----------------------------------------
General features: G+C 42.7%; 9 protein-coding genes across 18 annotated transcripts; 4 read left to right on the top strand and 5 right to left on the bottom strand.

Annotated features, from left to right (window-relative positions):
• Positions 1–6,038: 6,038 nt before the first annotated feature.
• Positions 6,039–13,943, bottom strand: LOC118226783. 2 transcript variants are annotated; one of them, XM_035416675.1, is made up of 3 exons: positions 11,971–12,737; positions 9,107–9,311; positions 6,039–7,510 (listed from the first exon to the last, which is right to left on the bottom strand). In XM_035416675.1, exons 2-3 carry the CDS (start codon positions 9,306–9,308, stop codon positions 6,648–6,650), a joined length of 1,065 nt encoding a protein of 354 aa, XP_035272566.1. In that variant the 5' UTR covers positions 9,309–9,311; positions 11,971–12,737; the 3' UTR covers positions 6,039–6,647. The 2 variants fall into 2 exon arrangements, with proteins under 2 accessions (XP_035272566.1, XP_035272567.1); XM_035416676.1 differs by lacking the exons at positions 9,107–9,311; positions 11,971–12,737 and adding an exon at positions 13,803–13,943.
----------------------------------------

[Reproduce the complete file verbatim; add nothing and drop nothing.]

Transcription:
General features: G+C 42.7%; 9 protein-coding genes across 18 annotated transcripts; 4 read left to right on the top strand and 5 right to left on the bottom strand.

Annotated features, from left to right (window-relative positions):
• Positions 1–6,038: 6,038 nt before the first annotated feature.
• Positions 6,039–13,943, bottom strand: LOC118226783. 2 transcript variants are annotated; one of them, XM_035416675.1, is made up of 3 exons: positions 11,971–12,737; positions 9,107–9,311; positions 6,039–7,510 (listed from the first exon to the last, which is right to left on the bottom strand). In XM_035416675.1, exons 2-3 carry the CDS (start codon positions 9,306–9,308, stop codon positions 6,648–6,650), a joined length of 1,065 nt encoding a protein of 354 aa, XP_035272566.1. In that variant the 5' UTR covers positions 9,309–9,311; positions 11,971–12,737; the 3' UTR covers positions 6,039–6,647. The 2 variants fall into 2 exon arrangements, with proteins under 2 accessions (XP_035272566.1, XP_035272567.1); XM_035416676.1 differs by lacking the exons at positions 9,107–9,311; positions 11,971–12,737 and adding an exon at positions 13,803–13,943.